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Understaffed, overworked and scared of getting sick

Food service workers detail pandemic hardships

UP graphic by Olivia Malick
UP graphic by Olivia Malick

By May of 2020, three months after the COVID-19 pandemic was declared a public health emergency in the United States, the nation’s restaurant industry had lost 5.9 million jobs, according to restaurantbusinessonline.com.

Those workers who remained employed had to take over extra shifts and some had to take pay cuts while enduring sometimes unruly customers. ‘Sally,’ ‘Mary’ and ‘Jane’ are all Lamar students who worked at local restaurants during the COVID-19 pandemic. Their names have been changed for fear of potential retribution from employers.

 SALLY

When restaurants in Texas were cleared to open for dine-in services in May 2020 after closing that March, Sally was hesitant to go back to work after being furloughed. Her boyfriend has sickle-cell anemia and she lives with her elderly relatives — she didn’t want to get them sick.

Her general manager reached out to let people know that if they had reservations about coming back to work, the restaurant would accommodate them. But the reality was much different.

“I was not ready to go back, and I expressed that,” she said. “Then, employees were told by management that if we did not come back, we would not have a job anymore. That was obviously threatening, so I pretty much had to go back because that’s my job.”

Sally reluctantly went back to work at a local restaurant that, she said, didn’t follow state or municipal guidelines, such as monitoring capacity limits or strictly enforcing Texas’ then-in-place mask mandate.

“For example, say you were exposed to somebody with COVID,” she said. “They didn’t really care. At one point, there were a few people that had it and were waiting on test results and ended up being positive.

“That was scary, because I’m around people that I can’t give COVID to. It was really stressful, because you want to do the right thing but it’s hard when everyone around you is not doing the right thing.”

The lack of support from management, and difficult customers, made working throughout the pandemic tough, Sally said.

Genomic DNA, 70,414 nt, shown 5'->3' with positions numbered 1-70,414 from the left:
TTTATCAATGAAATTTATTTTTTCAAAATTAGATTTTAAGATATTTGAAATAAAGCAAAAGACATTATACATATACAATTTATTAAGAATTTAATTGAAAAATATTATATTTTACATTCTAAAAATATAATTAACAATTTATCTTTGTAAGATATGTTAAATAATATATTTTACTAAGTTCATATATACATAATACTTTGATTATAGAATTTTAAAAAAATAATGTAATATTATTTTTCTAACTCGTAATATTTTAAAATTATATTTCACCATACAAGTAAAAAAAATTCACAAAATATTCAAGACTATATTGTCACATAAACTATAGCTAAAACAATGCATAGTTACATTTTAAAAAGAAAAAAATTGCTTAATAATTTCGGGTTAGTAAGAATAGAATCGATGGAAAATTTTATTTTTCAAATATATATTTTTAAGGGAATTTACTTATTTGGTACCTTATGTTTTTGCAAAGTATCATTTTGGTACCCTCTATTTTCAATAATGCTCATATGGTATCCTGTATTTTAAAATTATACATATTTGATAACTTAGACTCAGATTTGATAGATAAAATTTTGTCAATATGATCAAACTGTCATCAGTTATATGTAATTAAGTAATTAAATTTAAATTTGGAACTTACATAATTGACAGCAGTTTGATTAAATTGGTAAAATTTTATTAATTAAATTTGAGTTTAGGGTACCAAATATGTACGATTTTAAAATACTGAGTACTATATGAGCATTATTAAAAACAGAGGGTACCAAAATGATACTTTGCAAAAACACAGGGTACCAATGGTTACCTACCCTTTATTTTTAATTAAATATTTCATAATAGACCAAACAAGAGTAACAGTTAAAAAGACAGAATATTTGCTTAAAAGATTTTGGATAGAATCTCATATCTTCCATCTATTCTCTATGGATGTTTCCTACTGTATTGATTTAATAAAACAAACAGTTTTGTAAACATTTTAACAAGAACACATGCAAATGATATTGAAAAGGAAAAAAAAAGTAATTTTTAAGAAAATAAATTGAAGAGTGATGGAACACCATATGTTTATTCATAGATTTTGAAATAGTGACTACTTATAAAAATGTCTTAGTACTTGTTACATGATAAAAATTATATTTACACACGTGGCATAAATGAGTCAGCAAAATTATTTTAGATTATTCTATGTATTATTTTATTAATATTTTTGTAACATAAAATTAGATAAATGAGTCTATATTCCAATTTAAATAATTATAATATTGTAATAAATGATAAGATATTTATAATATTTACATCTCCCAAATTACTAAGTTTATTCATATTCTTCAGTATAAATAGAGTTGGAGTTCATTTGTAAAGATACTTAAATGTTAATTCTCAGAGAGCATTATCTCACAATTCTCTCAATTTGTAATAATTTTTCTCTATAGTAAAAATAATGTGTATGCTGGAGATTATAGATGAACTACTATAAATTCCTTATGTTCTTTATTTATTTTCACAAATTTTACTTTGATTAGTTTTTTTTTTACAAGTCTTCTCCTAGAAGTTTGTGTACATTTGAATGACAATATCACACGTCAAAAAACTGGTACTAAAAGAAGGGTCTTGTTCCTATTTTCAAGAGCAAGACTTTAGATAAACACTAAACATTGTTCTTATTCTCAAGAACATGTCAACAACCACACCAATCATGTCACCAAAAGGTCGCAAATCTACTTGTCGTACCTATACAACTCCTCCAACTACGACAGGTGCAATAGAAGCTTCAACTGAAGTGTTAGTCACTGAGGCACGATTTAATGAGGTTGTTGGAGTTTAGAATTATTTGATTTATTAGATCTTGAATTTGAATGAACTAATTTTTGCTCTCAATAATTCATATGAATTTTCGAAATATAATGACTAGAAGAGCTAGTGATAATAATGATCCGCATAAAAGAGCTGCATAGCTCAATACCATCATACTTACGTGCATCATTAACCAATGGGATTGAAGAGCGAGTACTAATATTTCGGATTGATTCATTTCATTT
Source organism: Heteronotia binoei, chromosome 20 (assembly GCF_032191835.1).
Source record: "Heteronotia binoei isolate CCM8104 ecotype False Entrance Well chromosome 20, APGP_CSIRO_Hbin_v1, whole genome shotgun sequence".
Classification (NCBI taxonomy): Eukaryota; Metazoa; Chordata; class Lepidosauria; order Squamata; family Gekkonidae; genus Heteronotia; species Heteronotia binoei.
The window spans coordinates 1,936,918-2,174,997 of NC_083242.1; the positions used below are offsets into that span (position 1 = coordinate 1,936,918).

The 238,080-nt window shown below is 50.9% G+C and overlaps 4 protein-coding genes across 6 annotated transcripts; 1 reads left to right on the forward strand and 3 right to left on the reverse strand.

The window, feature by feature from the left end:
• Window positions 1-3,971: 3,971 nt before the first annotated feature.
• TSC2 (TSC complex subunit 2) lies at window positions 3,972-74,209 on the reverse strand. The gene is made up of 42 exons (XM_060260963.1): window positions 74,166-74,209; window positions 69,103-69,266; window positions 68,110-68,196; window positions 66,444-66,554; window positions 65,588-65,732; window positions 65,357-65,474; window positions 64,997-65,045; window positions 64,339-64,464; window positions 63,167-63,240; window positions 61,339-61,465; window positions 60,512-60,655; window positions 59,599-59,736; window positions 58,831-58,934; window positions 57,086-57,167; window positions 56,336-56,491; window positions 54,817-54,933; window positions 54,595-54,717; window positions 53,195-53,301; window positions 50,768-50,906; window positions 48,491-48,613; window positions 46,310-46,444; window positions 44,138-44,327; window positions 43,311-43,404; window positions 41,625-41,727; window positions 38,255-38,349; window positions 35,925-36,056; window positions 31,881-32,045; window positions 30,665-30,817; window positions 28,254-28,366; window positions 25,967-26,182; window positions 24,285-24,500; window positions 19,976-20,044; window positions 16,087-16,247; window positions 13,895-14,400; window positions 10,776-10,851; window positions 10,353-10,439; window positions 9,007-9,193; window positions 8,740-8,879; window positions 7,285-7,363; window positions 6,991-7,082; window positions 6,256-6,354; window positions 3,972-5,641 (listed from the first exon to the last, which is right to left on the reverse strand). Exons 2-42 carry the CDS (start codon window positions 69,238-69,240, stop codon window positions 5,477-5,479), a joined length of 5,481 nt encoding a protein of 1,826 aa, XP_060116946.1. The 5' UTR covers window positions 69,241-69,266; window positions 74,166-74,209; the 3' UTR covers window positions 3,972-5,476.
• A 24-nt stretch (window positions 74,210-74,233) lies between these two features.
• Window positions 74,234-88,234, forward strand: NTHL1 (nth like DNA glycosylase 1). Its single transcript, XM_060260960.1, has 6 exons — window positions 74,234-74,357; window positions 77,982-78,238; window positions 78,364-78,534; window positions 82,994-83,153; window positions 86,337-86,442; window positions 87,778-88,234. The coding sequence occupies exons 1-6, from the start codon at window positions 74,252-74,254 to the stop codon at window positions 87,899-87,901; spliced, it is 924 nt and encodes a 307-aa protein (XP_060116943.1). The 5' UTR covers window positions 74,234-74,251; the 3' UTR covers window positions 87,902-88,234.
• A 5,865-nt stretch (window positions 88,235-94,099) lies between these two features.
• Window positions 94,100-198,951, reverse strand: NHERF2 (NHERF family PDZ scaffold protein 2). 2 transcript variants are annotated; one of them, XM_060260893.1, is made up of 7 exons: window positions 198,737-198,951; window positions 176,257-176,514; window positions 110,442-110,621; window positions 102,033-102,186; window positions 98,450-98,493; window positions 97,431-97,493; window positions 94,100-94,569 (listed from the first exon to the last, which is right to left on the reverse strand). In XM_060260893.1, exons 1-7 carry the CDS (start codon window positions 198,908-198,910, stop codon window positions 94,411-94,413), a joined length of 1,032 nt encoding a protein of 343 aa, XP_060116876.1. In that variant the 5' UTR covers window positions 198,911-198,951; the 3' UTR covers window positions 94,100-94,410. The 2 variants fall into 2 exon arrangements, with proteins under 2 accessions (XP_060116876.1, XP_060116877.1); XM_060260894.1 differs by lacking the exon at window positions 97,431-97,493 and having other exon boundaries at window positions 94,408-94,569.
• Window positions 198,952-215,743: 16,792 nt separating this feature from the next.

“You have some customers that understand and know you’re understaffed and that you have to wear a mask,” she said. “But on the other hand, we had customers who thought they didn’t have to wear a mask, and we’d have to tell them to leave and they’d get mad.”

Sally said a lot of customers did not seem receptive to the struggles restaurants were facing during the pandemic.

“Most of the time I feel like we have customers that have never worked in a restaurant ever before in their life,” she said. “Nine times out of 10, we were always understaffed and dealing with some of the worst people you could deal with ever. I am out here risking a lot.”

Sally eventually contracted COVID in October.

“When I did have COVID, that was the scariest thing ever, and I was so extremely worried about my boyfriend and grandparents,” she said. “Customers don’t see that because they don’t care.

“They’ll get COVID and they’ll probably still go on with their lives. I don’t think anybody will ever know how it feels until somebody they know gets it and is fighting for their life. Of course, I don’t wish that on anyone, but they won’t know how it feels until something like that happens.”

Sally said that in addition to some customers fighting her over having to wear masks, she was working twice as hard without seeing it reflected in the money she was making. Even on nights when Sally made good money, it didn’t feel worth it for the mental exhaustion that followed, she said.

“People are not feeling as generous as they used to,” she said. “Around Christmas time, usually we have customers who come in and they tip outrageous amounts of money. This past Christmas, the first Christmas we’ve had in this pandemic, was probably the worst holiday season I’ve ever worked in my life.

“If you can’t afford to tip, simply do not go out to eat. It costs nothing to cook food at home, instead of coming to my place of work, sitting in my section making me do this and that for you, with a good attitude — for you to not tip or tip poorly, it’s kind of a slap in the face.”

Sally said there was no support from higher levels of management, either.

“I’m probably most disgusted with the owner, actually,” she said. “When we were down to 50 percent (capacity), it was very busy, and he was in the restaurant and he says, ‘Sit every table.’

“He obviously didn’t care. Another (higher level manager) had COVID and still came into the restaurant without a mask on.”

UP graphic by Olivia Malick
UP graphic by Olivia Malick

Sally thought about going to the health department to report the COVID guideline violations, but she was scared of retribution and wasn’t certain the health department could even do anything.